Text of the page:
They literally lock their door even when they are home for fear that they will be next. And if you ever speak to them about it, they will swear we are awash in home invasions and murders every single night in every part of town. None of that is true, but that's the media factor -- it paints such an unrealistic portrait that people are terrified of a fantasy reality that doesn't exist and they start clamoring for more and more security from a threat that is only in their minds.

That's the problem. We give people this idea that they're all about to die to create a crisis mentality and then everyone jumps on whatever idea the politicians come up with to stop it, even if it's utter nonsense on its face.

On TSA, the problem with profiling is liberalism, quite frankly. Profiling not only makes sense, but it's necessary. Bad guys do fit profiles. They aren't always the profiles we want to believe, but they do fit profiles. The problem is that liberals don't want anyone to feel bad, so they don't want innocent people who fit the profile "stigmatized." That bit of stupidity means that everyone needs to feel stigmatized and law enforcement needs to waste an incredible amount of time and manpower on searches they know won't work.

What we need is to recognize that law enforcement needs to be able to profile to do it's job with a minimum amount of disruption to society.

AndrewPrice said...

Tam, Colorado is a concealed carry state, but not every county allows it as easily. But in any event you're right, that law abiding people won't carry in places like this theater which forbids it.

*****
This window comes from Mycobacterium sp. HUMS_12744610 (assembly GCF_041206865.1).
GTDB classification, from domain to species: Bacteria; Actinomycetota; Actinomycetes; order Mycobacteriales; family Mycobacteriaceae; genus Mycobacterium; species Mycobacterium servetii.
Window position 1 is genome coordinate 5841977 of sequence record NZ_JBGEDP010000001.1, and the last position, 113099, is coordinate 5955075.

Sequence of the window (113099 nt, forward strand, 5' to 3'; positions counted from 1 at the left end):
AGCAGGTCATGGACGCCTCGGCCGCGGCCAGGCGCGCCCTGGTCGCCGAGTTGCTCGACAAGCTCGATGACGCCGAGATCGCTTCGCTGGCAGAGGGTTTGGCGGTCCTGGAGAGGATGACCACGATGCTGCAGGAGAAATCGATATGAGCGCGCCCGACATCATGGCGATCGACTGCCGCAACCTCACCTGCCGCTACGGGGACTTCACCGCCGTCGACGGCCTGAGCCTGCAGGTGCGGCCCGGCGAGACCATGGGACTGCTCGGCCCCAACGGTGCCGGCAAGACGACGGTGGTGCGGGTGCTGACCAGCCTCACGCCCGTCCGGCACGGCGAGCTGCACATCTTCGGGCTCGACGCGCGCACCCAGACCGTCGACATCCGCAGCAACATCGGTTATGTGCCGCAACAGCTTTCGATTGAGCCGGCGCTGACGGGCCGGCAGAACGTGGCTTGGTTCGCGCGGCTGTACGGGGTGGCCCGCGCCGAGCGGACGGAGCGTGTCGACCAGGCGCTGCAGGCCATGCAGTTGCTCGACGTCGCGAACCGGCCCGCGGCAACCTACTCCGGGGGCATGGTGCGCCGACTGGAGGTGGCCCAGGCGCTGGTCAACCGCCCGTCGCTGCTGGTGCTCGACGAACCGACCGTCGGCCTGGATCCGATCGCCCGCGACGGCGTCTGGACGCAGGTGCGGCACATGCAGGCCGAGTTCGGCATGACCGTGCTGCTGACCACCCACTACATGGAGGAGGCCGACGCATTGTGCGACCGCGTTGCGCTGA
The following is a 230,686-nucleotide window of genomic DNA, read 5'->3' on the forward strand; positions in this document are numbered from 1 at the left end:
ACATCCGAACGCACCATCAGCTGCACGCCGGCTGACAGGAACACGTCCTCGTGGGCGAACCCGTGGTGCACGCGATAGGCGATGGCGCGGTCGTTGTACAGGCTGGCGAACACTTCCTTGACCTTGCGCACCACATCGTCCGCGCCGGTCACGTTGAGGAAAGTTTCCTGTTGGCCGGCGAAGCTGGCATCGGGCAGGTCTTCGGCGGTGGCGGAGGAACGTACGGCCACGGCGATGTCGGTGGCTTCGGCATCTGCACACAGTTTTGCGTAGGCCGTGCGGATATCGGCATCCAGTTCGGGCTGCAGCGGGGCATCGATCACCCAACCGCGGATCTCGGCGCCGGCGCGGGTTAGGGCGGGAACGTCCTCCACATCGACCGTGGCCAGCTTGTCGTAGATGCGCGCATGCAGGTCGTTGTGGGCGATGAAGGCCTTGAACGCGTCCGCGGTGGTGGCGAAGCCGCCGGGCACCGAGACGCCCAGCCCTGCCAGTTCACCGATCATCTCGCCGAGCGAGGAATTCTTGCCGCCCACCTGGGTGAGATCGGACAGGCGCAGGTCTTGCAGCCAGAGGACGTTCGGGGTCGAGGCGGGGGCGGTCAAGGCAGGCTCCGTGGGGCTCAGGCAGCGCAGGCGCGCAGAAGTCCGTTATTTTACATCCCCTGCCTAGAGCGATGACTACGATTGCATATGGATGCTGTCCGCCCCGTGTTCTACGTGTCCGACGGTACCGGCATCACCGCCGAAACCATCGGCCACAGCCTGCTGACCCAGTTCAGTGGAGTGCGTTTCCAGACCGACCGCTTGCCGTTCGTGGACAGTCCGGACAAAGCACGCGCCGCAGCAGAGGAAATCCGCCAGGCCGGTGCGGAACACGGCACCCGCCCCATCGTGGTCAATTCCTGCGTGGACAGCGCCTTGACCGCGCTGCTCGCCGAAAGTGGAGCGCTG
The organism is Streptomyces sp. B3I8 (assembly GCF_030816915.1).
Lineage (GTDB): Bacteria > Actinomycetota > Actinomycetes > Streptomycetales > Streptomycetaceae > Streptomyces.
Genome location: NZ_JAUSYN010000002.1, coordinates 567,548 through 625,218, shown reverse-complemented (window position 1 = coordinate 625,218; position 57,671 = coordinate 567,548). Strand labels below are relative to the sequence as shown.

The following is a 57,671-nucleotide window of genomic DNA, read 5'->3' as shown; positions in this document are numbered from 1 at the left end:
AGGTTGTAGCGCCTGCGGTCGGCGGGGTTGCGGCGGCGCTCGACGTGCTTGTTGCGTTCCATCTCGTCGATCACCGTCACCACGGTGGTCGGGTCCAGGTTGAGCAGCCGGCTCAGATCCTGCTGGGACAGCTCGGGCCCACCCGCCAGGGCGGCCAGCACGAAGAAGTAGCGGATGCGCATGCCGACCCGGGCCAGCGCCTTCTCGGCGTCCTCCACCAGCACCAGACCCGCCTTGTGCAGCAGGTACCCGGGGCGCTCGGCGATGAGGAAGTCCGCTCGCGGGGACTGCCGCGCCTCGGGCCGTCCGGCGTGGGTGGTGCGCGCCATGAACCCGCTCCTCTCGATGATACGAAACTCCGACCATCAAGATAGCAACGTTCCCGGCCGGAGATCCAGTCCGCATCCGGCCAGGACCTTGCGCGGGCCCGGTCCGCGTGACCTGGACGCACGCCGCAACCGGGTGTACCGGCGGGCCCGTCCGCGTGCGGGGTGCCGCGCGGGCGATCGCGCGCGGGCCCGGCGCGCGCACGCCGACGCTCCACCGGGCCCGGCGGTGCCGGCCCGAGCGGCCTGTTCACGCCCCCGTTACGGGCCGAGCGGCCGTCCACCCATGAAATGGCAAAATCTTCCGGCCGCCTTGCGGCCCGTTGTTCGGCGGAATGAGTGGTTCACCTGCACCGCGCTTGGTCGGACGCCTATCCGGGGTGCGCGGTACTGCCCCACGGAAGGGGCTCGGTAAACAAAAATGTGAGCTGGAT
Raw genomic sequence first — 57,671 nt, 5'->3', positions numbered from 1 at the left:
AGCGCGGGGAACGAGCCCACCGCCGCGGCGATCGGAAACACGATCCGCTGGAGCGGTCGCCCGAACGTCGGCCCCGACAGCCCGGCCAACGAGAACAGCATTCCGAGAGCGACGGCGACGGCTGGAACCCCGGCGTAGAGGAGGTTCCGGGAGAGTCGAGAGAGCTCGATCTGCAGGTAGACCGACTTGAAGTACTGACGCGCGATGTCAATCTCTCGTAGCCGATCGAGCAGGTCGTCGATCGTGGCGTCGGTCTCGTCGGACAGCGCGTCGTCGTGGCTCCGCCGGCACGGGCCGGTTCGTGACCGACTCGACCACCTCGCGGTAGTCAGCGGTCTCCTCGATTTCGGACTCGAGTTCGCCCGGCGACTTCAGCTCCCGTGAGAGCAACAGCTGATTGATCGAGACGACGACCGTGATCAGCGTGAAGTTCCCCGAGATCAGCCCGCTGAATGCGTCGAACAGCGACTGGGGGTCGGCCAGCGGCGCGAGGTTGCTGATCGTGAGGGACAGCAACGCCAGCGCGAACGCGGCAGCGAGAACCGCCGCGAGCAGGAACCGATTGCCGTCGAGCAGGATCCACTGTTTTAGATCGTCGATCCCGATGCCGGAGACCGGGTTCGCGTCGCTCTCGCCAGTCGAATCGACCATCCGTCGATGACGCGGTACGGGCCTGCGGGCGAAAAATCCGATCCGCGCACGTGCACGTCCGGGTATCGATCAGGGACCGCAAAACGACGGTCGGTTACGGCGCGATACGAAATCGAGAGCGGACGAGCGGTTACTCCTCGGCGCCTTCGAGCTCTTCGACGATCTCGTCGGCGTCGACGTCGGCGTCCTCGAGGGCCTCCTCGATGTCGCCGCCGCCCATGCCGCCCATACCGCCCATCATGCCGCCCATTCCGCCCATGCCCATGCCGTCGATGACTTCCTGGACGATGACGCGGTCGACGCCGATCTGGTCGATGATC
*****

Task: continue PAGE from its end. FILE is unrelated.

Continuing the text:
That's why Roger Ebert's rant was particularly shameful in my opinion, because he attacked concealed carry as not helping. Well, hello. It's not a magic cure, and claiming it is creates a test that none of Ebert's ideas could ever pass, and secondly, it wasn't allowed in this theater.

Essentially, Assbert is arguing that because the law abiding didn't ignore the private property rights of the theater and the law, they failed. What kind of politicized idiocy is that?

Unknown said...

Andrew: I can't entirely agree with you that "the idea of civil liberties verses safety is generally a false dichotomy." I think that the common misquoting and misinterpretation of what Franklin said is the false dichotomy. Those who would give up essential liberty to purchase a little temporary safety versus those who would preserve essential liberty by tolerating some small lack of safety is the true dichotomy. That is also why I totally agree with you about most of these so-called security measures being placebos--dangerous placebos.

I think our readers gave us some pretty good vetting of the issue yesterday on the article on TSA. We want real security, not phony security. And we want real liberty, not liberty to do what the government tells us to do.

AndrewPrice said...

Bev, That's the problem. Most mentally ill are released within 24 with no controls whatsoever. And if they stop taking their meds, no one knows that until they go crazy again.

AndrewPrice said...

Lawhawk, I'm not quoting Franklin. The fact is that the public is stupid and they will trade their rights and liberties for what they are told is security, whether it is or isn't. That's why scaring people is the number one trick politicians use to get votes. Once people are scared, all you need is a placebo to make them feel safer and keep handing over more power. And average people don't care about the difference between a liberty or a right, it's all the same to them when they are told that they need to be saved from terrorists or criminals.

Unknown said...

Bev: That is an endless loop, and a very sad one. In some cases, a very dangerous one. But we can only do just so much. I just think we aren't doing enough, and we have the capacity to do better. The question is, will we?

Unknown said...